Kipps when we first encounter him is an orphan child in the charge of an aunt and uncle, small shopkeepers at New Romney. Of his parentage we hear little, and that only indirectly; but the impression is created of certain social aspirations on the part of his mother, and- it is in keeping with these traditions that he should be despatched in due course to a shabby-genteel school at Hastings where the boys wear mortar-boards, but are inadequately fed and inefficiently taught by the semi-literate possessor of a bogus diploma. By comparison with the mental and physical starvation of Cavendish Academy, Kipps's holidays were paradisiacal_ in their comfort and freedom and happiness ; but this recurrent solace was soon abridged on his being apprenticed to a draper at Folkestone for seven years. The squalor, the privation, and all the humiliations to which a shop assistant is subjected by a greedy and dishonest tradesman are set forth with rdentless precision by Mr. Wells. What is remarkable about the narrative, however, is that, mean; vulgar, and insignificant though Kipps undoubtedly is during this stage of his development, he seldom fails to excite compassion, and often inspires liking. Underneath his undistinguished exterior and appalling accent—which Mr. Wells ,reproduces with theconscientiousness of a gramophone—one realises that the little man has a certain kindliness of heart, a consciousness of his imperfections, and a faint leaven of divine discontent impelling him, ineffectually but sincerely, to embark on various efforts at self -culture,—including shorthand and wood-carving. Kipps's emancipation from the thraldom of the shop is abruptly effected by his chance contact with a strolling player, an irrepressible Bohemian, who initiates his new friend into the ways of the world with results momentarily disastrous. Then comes the miraculous legacy, and Kipps makes a fresh start on a higher plane, more than ever conscious of his social disabilities, and predestined by his naivete and ignorance to fall a victim to the wiles of adven- turers. He engages a Pecksniffian teacher in deportment, but his education is really taken in hand by the handsome young lady who had conducted the wood-carving class, and who, to his intense surprise, condescends to accept his suit. Miss Walshingham, we may note in passing, is a rather complex and bewildering character, and we are not greatly astonished when Kipps, overwhelmed by her excessive and exacting gentility, literally runs away from his fiancée and elopes with the humble playmate of his childhood. The marriage is a success but for the' burden of keeping up appearances on the 21,200 a year basis, and it is really a relief when a speculating solicitor makes ducks and drakes of Kipps's fortune, and relieves him and his -wife from the painful necessity of aping their social superiors. Kipps's return to his old love is, allowing for certain Wellsian touches, quite in keeping with the best Adelphian traditions ; and that nothing may be wanting to their comfort, Kipps is re-endowed with quite a comfortable income as the result of a purely wild-cat investment in a share of the strolling actor's farce. Some reviewers have regarded the main aim of- the story as satirical, but we have failed to find warrant for such a view.. On the contrary, we have found Kipp in many 'sari the: most human and sympathetic of Mr. Wells's stories. Its minute realism is of subordinate interest; in essentials it relies frankly upon sentiment, betrays something like affection in the author for his struggling hero, and, for all its uncon- ventionality, deliberately engineers a happy ending, and' inculcates the ancient and orthodox moral that it is dangerous to marry above your breeding.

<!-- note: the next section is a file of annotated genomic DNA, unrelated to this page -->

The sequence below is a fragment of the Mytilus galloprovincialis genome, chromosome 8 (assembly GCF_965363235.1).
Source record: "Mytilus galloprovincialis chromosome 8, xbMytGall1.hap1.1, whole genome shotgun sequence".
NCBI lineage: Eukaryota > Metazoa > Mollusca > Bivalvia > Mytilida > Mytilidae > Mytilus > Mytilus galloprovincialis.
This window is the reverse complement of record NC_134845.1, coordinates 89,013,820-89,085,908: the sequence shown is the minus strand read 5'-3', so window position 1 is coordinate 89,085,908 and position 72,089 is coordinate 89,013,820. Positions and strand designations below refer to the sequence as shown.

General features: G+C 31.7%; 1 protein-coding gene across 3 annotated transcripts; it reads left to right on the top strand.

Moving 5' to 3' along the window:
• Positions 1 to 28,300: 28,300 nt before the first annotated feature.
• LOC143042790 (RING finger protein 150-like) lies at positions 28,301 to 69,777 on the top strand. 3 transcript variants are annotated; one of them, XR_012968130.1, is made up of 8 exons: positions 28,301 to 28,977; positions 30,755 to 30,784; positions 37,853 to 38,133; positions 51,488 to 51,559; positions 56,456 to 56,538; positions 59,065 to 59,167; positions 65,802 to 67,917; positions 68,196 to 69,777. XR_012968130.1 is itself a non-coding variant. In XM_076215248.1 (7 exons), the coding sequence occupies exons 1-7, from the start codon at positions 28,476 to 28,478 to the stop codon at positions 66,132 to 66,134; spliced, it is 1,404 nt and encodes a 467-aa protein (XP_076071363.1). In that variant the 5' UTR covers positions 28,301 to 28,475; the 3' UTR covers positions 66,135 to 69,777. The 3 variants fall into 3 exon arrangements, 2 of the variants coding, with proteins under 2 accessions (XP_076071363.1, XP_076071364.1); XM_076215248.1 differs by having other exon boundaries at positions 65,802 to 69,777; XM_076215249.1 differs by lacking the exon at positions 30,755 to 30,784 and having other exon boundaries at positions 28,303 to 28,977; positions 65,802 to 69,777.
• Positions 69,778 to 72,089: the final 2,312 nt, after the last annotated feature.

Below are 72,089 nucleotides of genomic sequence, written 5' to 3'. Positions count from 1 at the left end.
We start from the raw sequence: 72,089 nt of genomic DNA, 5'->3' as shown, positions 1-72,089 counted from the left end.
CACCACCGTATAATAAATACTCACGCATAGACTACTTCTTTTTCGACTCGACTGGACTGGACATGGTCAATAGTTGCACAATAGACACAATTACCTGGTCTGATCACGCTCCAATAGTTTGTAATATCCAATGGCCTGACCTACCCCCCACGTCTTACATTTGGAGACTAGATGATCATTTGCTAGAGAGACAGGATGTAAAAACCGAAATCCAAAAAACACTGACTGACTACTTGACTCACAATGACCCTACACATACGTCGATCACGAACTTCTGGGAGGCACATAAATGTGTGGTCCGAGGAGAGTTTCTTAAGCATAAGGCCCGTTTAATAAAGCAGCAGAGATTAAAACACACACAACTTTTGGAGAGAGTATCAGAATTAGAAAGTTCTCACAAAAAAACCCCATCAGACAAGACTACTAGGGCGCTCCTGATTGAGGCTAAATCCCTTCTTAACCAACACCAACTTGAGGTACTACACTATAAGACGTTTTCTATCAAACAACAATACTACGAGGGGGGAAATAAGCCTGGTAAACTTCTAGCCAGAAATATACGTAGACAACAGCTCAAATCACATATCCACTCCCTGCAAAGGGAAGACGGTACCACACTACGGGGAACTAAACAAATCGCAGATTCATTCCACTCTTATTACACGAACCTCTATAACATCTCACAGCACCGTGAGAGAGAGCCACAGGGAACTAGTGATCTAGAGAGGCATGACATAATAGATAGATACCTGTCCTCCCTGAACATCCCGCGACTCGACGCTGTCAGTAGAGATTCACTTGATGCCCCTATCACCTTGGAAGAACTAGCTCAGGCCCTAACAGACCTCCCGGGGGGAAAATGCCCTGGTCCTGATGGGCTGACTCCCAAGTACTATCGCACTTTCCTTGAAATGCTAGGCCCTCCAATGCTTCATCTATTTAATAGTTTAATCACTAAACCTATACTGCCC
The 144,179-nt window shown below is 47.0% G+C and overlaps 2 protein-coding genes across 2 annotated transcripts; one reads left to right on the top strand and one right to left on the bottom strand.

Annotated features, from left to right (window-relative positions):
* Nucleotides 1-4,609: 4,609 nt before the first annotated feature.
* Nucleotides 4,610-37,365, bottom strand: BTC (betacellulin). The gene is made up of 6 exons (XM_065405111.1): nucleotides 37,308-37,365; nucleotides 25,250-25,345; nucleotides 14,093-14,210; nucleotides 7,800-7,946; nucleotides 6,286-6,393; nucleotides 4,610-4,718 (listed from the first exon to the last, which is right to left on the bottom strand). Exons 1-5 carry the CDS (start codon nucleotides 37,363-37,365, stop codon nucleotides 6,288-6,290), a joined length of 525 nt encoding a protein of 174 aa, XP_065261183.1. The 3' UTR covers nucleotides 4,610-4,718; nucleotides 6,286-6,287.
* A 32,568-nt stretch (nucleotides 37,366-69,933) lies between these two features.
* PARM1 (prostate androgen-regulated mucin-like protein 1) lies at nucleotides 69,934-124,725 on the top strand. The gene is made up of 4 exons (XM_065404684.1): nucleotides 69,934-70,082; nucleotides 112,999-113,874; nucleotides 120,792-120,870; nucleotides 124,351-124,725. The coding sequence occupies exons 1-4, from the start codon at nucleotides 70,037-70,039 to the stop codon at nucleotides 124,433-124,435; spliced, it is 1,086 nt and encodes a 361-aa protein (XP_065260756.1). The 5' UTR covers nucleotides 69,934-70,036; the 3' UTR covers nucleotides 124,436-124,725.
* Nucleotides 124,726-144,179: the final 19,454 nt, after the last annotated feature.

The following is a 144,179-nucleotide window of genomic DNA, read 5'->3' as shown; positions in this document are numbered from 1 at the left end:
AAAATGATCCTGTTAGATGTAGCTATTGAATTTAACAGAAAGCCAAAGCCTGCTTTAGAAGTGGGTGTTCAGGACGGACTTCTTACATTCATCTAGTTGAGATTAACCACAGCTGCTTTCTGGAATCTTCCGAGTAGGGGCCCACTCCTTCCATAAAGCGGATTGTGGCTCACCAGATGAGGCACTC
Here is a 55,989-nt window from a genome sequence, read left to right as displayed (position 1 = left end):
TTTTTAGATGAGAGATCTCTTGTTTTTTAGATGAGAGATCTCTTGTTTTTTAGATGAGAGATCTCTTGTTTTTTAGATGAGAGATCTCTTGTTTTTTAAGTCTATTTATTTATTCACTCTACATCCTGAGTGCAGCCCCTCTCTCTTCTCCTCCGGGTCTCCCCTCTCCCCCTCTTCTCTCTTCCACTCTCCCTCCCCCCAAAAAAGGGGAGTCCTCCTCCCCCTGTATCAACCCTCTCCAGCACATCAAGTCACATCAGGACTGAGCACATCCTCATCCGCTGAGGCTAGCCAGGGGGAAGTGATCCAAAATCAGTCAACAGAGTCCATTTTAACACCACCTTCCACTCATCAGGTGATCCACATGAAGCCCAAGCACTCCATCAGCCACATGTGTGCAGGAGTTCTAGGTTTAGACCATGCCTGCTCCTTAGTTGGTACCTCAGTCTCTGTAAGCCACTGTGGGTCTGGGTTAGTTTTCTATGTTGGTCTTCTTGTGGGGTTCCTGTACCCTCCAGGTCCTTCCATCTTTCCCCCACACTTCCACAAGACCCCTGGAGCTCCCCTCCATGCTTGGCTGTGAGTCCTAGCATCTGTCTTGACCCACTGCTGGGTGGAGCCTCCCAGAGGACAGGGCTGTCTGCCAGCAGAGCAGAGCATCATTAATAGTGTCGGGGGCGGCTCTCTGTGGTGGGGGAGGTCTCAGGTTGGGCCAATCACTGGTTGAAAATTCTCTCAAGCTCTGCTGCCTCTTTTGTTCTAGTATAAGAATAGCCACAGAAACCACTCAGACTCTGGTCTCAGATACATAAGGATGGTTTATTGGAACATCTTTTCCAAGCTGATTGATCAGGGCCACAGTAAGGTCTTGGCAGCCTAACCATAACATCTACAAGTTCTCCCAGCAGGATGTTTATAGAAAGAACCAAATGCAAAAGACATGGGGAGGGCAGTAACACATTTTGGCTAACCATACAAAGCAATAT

On Company's Service. By W. Pett Ridge. (Hodder and Stoughton. 5s.)—This book contains a collection of short stories linked together by the fact that the characters in all of them are people connected with the great railways. These per- ' sonages range from porters to railway directors, and Mr. Pett Ridge is most successful in the portrayal of the porters. The stories are all entertaining, though they make no pretence to being more than slight sketches. "Collector Richardson's, Crime" is one of the most amusing ; but none of the little, studies are dull, though perhaps they do not exhibit Mr. Pett Ridge at his best.

Green Cliffs. By Rowland Grey. (Hutchinson and Co. 6s.)— This little book should really have appeared during the summer. holidays. It gives an attractive picture of the life led by two young women in a French watering-place. But to be properly, enjoyed it should not be read with an equinoctial gale blowing round the house; one should be seated under a green umbrella by the seashore. The French characters in the book are vividly described, and the whole story is pleasantly written. The figure of the cripple, Victor De Verton, is described with great tender- ness and comprehension, and gives the reader the impression of a portrait, not of an imaginary conception.